Today, I'm going to focus on the internet presence of an author. I've been thinking a lot about this lately, including what kinds of things I want to do to change up my own website. So today, let's check out what Maria's doing online.
First things first: Maria's author page. An author page is important--I honestly don't know why any writer whose works is published or will be published doesn't already have a web page. Readers want to know what you write--and YOUR link should be the first thing that pops up on Google. If not, you risk losing a potential reader. It's that simple.
It's even more important if you're a multi-book author, like Maria. Now you need a webpage that gathers together all your work in one place--so if someone reads and loves INSIDE OUT, you now have a convenient way to find the author. Let's face it--as an author, it's your name that's the brand people look for.
Maria's got a great online presence already. Her personal homepage is easy to find and well laid out.
Which is GREAT.
For an author page, information is key. Which means: don't hide your information with lots of bells and whistles! I see this all the time when I look for an author's email. Let's say I read and loved a book. You guys know this isn't a book blogger site, but if there's a book I truly love, then I want to feature it with a review and an interview. So, I've read Awesome Book, and look for Awesome Author's webpage. I click on Awesome Author's webpage...and can't find her contact info. Sometimes I'll click around, try a few of the randomly named pages ("musings" is common, as are other cutesy phrases that don't really tell you what the page actually is). If I can't find the email address in a matter of seconds, or if the page itself has so many bells and whistles that it doesn't load almost immediately...I don't feature that book on this blog. Period. There are too many other books out there that have what I need instantly. I don't want to have to dig through fancy graphics, cute-but-meaningless fluff, and Flash intros just to find what I'm looking for.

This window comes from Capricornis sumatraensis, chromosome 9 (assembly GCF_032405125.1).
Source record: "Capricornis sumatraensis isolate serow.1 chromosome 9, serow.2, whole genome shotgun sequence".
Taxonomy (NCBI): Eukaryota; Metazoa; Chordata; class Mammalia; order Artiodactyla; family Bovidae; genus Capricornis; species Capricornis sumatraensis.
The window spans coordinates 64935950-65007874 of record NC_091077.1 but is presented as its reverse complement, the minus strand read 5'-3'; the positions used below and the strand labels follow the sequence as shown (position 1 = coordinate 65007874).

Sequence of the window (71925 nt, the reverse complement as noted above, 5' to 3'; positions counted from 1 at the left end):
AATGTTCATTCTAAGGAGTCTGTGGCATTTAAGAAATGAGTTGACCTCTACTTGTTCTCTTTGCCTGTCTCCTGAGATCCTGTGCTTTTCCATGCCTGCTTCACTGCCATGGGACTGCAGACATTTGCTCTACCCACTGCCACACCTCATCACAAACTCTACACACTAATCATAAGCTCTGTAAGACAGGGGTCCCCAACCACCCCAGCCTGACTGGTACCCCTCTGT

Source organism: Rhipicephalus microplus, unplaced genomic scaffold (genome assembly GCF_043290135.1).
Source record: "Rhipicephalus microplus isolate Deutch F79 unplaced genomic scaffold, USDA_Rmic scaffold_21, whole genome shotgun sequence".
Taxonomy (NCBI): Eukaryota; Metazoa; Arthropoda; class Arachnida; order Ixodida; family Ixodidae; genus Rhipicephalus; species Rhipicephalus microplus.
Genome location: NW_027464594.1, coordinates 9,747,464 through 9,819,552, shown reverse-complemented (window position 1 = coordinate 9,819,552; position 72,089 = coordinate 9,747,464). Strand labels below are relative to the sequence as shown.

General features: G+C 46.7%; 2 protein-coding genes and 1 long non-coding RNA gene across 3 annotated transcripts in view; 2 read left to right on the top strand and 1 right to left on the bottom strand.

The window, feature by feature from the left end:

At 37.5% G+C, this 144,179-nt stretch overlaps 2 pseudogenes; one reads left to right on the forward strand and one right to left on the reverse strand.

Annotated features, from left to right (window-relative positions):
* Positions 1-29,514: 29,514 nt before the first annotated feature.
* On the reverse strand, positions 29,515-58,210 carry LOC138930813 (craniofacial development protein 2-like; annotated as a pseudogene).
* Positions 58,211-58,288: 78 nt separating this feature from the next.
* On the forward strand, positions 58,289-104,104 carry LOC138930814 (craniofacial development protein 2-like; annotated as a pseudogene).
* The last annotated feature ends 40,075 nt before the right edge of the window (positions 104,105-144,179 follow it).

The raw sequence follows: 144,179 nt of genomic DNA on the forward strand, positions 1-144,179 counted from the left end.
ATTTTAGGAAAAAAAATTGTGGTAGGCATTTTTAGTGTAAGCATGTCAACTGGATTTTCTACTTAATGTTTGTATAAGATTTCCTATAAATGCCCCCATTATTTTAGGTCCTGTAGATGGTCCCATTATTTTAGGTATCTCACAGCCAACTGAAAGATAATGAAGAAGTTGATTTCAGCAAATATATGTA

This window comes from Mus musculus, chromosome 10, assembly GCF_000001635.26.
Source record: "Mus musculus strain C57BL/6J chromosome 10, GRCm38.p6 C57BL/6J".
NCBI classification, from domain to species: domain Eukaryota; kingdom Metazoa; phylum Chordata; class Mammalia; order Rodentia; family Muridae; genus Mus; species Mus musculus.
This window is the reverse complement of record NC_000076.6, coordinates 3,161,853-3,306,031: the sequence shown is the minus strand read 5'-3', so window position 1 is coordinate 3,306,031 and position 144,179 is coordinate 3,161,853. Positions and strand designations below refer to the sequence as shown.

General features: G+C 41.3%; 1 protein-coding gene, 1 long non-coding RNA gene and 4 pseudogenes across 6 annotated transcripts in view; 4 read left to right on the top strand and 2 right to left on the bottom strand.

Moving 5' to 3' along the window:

Take a look, also, at the kind of information Maria has. She's got the typical--contact info, reviews, etc., but she also very cleverly grouped all her book covers into one place, has a separate sections for writers (which I appreciate), and has a pretty unique contest page. Seriously. Go check that out. She includes a very clever idea for a referral program...and a way to get more readers to her website and her series.
So--all of that was what an AUTHOR webpage should look like. But what about a BOOK webpage? Recently, Harlequin Teen developed and launched a webpage specifically for INSIDE OUT.
And it's loaded with bells and whistles. There's sound, jumping text, Flash, moving pictures, video. Everything.
Which is GREAT.
Look, a BOOK website is different from an AUTHOR website. A book website should be where all the cool effects are. It should have the fancy stuff, the eye-grabbing details that make you curious.
It should be fun--there's games on the INSIDE OUT website that are just pure fluff, but fun. It should be interactive. I can click here, there, find new stuff, make discoveries. It should grab my attention: the sounds and video that automatically play when the page loads does just that.
It should also have the basic info readily available--which this page does.
The bar at the bottom of the page is easy to find, but doesn't obscure the fancy stuff. If all I want to do is order the book, the first link is right there at my fingertips. If I want to do more--follow on Facebook or Twitter, or anything like that--it's also easily findable and located.
And there you have it. Two examples of what an author should be doing online in her own webpage--easy to read, simple layout, obvious information--and in her book webpage--fun, exciting, and intriguing.
Basically, an AUTHOR website should answer all your questions, but a BOOK website should make you ask questions...questions that get answered when you buy the book.